Maria Korsnick, president and CEO of Nuclear Energy Institute (NEI) in Washington, D.C., recently visited the Department of Mechanical Engineering and underscored the essential role for nuclear energy.
Since November, several cadets have been working toward the German Armed Forced Proficiency Badge (GAFPB), a decoration which requires the completion of six physical and military events.
Eight cadets from VMI, two from each class, traveled to Charleston and competed against the Citadel’s team. A series of challenging events and exercises, the competition was designed to foster camaraderie and showcase the best of each institution.
The VMI combat shooting club team represented the Institute at the annual Relentless Warrior Competition hosted by the Sig Sauer Academy in New Hampshire on April 9. At the event, the team competed against federal and senior military colleges in a six-stage combat shooting challenge.
VMI’s Coast Guard detachment kicked off their first ever spring field training exercises with the arrival of a USCG HH-60 helicopter to post.
Where does an author get his inspiration to write a fictional novel? How does an author develop character traits and personalities? Are writers and the work they create influenced by philosophers? Carson Knox ’22 explored the relationship between writing and philosophy in his senior thesis.
Crowdsourcing, which is enlisting the help of a large pool of people, has historically been a valuable way to help with disaster relief. Tanner Mallari ’22 researched that subject in his senior thesis, “Evaluation of Crowdsourcing Applications in Disaster Relief”, during Honors Week at VMI.
The VMI Glee Club represented the arts for the Institute and enjoyed beautiful weather in Puerto Rico over spring furlough. The group escaped a Virginia snowstorm when they departed from Roanoke Saturday, March 12, and within a day they were at the beach of Luquillo, Puerto Rico.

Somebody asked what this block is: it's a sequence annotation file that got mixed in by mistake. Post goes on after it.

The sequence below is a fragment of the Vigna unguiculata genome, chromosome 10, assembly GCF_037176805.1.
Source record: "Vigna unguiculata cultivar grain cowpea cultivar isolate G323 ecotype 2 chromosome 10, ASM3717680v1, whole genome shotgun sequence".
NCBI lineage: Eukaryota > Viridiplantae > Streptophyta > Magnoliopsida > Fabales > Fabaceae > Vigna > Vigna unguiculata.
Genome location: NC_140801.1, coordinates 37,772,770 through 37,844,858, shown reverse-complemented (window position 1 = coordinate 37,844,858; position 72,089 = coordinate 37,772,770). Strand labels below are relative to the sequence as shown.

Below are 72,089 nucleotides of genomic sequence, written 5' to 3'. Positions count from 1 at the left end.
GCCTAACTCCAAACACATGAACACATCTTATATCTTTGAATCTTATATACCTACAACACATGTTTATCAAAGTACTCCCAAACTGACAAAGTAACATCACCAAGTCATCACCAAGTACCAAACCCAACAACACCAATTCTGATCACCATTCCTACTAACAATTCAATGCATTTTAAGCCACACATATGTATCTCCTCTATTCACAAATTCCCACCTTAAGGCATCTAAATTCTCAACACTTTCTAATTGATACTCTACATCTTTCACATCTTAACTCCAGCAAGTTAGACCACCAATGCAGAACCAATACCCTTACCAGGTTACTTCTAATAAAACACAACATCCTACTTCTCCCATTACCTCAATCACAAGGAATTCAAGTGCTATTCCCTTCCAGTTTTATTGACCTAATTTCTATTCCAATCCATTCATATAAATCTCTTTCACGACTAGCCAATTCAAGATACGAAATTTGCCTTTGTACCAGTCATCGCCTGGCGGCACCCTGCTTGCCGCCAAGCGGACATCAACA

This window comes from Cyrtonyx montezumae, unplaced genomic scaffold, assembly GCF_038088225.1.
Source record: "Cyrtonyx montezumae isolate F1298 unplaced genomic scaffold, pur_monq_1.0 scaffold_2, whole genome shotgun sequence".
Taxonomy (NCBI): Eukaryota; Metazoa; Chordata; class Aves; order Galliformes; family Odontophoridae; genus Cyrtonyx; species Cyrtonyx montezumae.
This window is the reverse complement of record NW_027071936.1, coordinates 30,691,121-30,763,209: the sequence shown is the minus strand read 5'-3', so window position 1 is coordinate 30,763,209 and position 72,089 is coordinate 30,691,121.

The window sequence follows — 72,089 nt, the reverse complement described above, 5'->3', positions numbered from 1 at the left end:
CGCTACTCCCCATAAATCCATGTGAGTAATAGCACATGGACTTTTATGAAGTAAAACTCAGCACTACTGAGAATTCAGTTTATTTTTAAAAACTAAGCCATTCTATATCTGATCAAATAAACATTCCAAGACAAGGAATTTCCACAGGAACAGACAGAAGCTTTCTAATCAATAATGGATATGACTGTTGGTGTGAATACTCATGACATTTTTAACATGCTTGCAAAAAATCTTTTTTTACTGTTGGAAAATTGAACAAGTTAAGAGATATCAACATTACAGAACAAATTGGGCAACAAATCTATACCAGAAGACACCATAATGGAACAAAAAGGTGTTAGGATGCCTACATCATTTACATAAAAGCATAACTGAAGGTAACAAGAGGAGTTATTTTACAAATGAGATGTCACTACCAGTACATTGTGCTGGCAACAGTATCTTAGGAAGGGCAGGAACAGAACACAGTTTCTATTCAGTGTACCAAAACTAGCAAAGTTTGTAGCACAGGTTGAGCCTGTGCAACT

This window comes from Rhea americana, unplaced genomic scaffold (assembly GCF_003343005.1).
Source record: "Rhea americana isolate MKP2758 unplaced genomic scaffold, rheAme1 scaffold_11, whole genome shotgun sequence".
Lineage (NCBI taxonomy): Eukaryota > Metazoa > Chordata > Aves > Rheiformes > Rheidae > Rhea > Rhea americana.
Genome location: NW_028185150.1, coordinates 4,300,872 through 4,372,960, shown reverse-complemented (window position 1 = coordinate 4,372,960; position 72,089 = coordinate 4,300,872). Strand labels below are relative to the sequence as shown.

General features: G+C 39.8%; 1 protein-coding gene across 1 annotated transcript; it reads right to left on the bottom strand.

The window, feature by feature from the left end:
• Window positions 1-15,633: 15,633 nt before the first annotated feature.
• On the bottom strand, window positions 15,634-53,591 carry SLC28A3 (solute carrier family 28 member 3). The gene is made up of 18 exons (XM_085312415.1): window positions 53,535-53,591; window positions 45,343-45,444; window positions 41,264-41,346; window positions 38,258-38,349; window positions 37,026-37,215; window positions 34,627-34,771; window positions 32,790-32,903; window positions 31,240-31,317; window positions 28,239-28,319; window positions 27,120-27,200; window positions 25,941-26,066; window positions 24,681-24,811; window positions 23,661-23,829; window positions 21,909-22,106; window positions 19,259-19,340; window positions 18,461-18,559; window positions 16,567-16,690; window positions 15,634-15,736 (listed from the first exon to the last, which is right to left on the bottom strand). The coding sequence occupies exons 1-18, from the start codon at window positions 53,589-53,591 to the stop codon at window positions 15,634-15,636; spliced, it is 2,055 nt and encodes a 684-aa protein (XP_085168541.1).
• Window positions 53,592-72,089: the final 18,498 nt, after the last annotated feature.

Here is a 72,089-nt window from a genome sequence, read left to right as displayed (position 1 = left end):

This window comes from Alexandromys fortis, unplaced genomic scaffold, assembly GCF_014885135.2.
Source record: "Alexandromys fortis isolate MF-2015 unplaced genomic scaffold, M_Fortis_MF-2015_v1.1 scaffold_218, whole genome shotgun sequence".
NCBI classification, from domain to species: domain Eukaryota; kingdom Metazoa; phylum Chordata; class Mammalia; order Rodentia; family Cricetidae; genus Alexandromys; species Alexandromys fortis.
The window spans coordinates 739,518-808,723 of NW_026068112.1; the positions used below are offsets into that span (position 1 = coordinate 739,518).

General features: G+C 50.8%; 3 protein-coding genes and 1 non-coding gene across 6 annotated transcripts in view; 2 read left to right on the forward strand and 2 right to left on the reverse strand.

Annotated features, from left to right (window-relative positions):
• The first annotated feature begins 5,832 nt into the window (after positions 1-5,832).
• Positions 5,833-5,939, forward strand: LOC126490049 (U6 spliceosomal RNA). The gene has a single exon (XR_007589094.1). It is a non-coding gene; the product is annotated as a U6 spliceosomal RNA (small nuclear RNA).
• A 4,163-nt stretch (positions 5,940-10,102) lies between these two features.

Three VMI cadets recently attended the U.S. Air Force Academy’s 2022 National Character and Leadership Symposium in Colorado. The conference’s theme this year was “Ethics and Respect for Human Dignity,” and the event featured several keynote speakers and sessions.
Cadets across post will have an opportunity to visit with award-winning, New York Times bestselling writer S.A. Cosby, from Southeastern Virginia. The visit was arranged by LTC Mary Stewart Atwell, an associate professor in the department of English, Rhetoric, and Humanistic Studies.
An Olympic sport, VMI has competed in pistol shooting in different forms since 1932. The current iteration of the team was formed in 2011 and is coached by Reece McCormick. Cadets fire two main types of pistols: air-powered pistols firing a .117 caliber pellet and .22 caliber pistols.
As he looks ahead to completing his time at VMI, Kim hopes future cadets remember to focus on what is important and “find that balance between academics, physical fitness, and free time.”